CTEX 2024: Prioritizing Personnel Well-Being

Feb. 8, 2024
In addition to numerous sessions on fireground operations, the second annual CTEX training event explored what departments can do to improve their members’ health, safety and resiliency.

Ethical Decision-Making in Organizations

by Dr. Kristen Wheldon

We use a specific strategy in decision-making that leads to favorable or unfavorable outcomes. As organizational leaders, it’s imperative to understand strategies and instill a strong ethical commitment to serving the community. Beyond simply espousing organizational values, this commitment requires taking a closer look at the morals, values and ethics that drive the decision-making in an organization.

By the application of ethical decision-making, we have the potential to improve psychological safety and to challenge cultural dynamics that have a negative effect on the fire department workforce. As we begin to identify the biases that we use to frame our perceptions, we can decide to behave intentionally rather than falling into unhelpful patterns.

Ethical decision-making requires us to possess cognitive flexibility to resolve internal conflicts that can arise between our individual morals and organizational ethics. It also requires us to recognize the potential for ethical dilemmas and to problem-solve complex situations for which we might need to prioritize one ethical standard over another.

We must explore the complexity of organizational culture to identify and develop opportunities to lead at each level of the organization. Furthermore, we must recognize psychological dynamics. By doing both of these things, we can improve health, safety and resiliency.

3 Take-Aways 

  1. Psychologically safe work environments appeal to recruits and play an active role in retention efforts.
  2. Although we might use the words interchangeably, morals are based on individual perceptions of right and wrong, whereas ethics reflect a group consensus. A code of ethics gives us a foundation by which to base decision-making.
  3. Organizations that are rooted in ethical decision-making reflect opportunities for organizational trust and resilience.



Avoiding Collapse: The Phases of Structural Compromise in the Life of a Firefighter

by Heather Marques & Steven Slagle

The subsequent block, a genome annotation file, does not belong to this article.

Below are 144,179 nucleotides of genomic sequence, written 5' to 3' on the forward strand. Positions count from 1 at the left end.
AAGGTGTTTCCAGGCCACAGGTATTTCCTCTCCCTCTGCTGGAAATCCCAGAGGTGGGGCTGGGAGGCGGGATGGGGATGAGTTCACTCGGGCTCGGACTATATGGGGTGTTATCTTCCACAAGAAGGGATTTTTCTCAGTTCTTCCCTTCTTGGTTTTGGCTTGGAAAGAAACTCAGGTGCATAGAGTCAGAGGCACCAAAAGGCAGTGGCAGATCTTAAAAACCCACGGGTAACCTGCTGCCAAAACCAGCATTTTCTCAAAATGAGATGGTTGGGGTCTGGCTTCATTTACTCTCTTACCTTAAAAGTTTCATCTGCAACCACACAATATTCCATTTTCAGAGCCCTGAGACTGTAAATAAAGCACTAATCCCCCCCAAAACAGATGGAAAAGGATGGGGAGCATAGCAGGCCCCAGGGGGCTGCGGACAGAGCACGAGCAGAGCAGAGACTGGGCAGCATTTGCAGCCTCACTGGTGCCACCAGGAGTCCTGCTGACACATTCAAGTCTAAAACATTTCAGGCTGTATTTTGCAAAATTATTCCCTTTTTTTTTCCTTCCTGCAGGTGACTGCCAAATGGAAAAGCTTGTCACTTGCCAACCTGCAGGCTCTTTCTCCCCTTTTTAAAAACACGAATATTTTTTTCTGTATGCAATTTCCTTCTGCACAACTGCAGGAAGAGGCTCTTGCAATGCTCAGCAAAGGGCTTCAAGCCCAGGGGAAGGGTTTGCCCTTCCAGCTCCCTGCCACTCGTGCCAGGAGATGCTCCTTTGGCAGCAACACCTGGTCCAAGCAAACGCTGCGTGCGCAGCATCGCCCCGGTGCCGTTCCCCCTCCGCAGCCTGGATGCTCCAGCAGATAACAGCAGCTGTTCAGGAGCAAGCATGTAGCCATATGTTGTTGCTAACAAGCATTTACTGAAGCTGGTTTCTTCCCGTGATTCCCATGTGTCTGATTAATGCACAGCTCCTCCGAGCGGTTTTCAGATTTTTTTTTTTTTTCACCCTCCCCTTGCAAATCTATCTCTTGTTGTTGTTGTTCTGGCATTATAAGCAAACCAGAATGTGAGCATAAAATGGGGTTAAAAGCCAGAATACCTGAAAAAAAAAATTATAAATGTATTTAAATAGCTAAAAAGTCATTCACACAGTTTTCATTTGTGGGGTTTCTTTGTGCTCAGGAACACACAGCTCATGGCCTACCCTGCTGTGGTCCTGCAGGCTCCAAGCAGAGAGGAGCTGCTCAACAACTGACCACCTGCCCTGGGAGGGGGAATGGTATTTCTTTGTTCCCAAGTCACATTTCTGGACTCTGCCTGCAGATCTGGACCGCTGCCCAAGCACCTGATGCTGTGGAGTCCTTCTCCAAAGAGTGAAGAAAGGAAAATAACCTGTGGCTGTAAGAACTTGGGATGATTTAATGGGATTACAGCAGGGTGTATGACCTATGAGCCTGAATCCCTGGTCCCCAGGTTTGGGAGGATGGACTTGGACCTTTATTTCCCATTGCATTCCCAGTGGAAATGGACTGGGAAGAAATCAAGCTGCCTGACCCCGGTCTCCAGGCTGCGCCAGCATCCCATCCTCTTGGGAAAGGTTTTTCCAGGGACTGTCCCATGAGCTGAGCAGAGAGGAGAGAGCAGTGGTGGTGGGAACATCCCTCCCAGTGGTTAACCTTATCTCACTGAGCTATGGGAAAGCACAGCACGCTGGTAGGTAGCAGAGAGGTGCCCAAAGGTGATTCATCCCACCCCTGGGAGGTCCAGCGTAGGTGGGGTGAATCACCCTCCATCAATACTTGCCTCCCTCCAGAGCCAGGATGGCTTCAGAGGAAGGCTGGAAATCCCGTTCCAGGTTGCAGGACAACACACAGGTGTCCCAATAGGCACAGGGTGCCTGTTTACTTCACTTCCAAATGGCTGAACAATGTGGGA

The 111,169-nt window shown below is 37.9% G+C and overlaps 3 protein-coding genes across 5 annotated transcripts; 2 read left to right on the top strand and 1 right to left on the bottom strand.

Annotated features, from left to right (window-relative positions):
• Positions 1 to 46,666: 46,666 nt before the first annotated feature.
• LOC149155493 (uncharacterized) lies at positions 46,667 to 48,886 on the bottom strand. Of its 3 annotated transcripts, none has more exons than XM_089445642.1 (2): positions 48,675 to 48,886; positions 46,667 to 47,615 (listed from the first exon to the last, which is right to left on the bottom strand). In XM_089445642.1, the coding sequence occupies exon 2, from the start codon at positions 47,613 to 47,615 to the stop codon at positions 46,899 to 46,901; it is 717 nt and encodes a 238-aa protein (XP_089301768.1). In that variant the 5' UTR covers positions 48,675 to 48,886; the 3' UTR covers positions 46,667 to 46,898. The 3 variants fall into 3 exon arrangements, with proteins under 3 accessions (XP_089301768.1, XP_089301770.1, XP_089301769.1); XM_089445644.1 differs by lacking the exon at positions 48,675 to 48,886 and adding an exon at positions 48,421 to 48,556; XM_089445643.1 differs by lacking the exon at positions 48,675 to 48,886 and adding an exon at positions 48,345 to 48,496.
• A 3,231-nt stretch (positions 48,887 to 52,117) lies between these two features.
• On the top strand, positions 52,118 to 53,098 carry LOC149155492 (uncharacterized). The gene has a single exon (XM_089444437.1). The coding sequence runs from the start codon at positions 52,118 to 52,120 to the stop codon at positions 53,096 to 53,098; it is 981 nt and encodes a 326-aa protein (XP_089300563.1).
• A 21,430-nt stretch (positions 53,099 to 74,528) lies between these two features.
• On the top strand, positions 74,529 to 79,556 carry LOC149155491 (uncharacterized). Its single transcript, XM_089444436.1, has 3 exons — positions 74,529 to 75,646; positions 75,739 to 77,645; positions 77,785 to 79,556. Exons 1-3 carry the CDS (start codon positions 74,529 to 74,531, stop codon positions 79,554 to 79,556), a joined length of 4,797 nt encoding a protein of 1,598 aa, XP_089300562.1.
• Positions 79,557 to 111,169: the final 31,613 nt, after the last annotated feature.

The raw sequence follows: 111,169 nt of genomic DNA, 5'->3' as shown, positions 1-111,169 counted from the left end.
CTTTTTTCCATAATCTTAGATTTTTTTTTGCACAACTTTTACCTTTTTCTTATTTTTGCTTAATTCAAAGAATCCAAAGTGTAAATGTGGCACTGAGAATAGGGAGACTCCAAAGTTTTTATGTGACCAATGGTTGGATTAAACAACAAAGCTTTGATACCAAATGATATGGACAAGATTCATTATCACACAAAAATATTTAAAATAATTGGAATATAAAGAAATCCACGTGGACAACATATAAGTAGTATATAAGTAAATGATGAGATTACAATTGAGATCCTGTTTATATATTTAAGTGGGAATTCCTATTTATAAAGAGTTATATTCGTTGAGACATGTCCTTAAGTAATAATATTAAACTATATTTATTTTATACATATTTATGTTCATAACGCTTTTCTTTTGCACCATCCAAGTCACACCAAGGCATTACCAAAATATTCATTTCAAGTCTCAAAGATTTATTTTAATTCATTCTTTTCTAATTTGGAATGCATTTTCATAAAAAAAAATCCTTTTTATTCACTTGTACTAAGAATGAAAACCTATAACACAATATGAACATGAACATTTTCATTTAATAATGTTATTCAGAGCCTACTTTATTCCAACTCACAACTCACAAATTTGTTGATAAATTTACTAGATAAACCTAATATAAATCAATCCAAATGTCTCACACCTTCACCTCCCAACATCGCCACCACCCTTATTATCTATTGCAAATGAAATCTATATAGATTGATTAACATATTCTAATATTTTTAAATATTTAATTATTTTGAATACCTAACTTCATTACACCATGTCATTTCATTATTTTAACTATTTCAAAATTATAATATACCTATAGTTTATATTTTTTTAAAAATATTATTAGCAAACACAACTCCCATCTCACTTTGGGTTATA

As we all know, a building that’s under duress from a heavy fire load is susceptible to collapse. Inadequate ventilation, compromised structural integrity, past damage and construction materials contribute to the outcome. These processes—moving from incipient phase, to flashover, to free-burning and then decay—are similar to the life of a firefighter, from recruit to retiree. Compounded events that members experience at work and outside of it accumulate and saturate us, compromising our structural integrity as people to lead to our own “structural collapse.”

3 Take-Aways 

  1. Firefighters face a challenge returning to their home life from the station. This challenge must be managed.
  2. Repeated exposure to the dark side of humanity can overwhelm our senses and change us, but we can take steps to manage the effects.
  3. By starting earlier in a career, firefighters can affect their long-term health and longevity via good sleep hygiene, nutrition, fitness and clear communication.



Leadership & Service: Why Firefighters Stay

by Jason Hosea & Greg Lloyd

Leadership is about change and managing it effectively. The dichotomy of this change involves holding onto some traditions while embracing new ones. There is no doubt that the landscape of the fire service is changing on many fronts. This landscape includes changes in effective leadership, strategic and innovative recruitment approaches, and understanding what members of the fire service at all levels need to thrive.

How do we build and maintain a high-performing organization where dynamic leadership, inclusivity and accountability intersect? How do we create workplace environments that ensure that members feel included and bring their best every shift? What strategic approaches can organizations take to recruit members who reflect the diversity of the community while ensuring that these people possess the skills that are required? How do we keep current members enthusiastic about service to the community, the organization and each other? Are we providing professional development opportunities, including effective mentorship and succession planning? If not, why?

3 Take-Aways 

  1. Courageous and dynamic leadership is required to develop high-performing teams. Be prepared to have difficult conversations that hold people accountable. Conversely, uplift and celebrate those who rise to the occasion.
  2. Leaders must continually scan the organization’s environment. This includes the physical, social and emotional environments. If these environments aren’t in alignment with the core values of your organization, be a leader and change them.
  3. Understand that as the diverse needs of your community increases, so should the diversity of your workforce. Monetary rewards aren’t enough for modern day recruits. These people are looking for quality of life, purpose and inclusivity.

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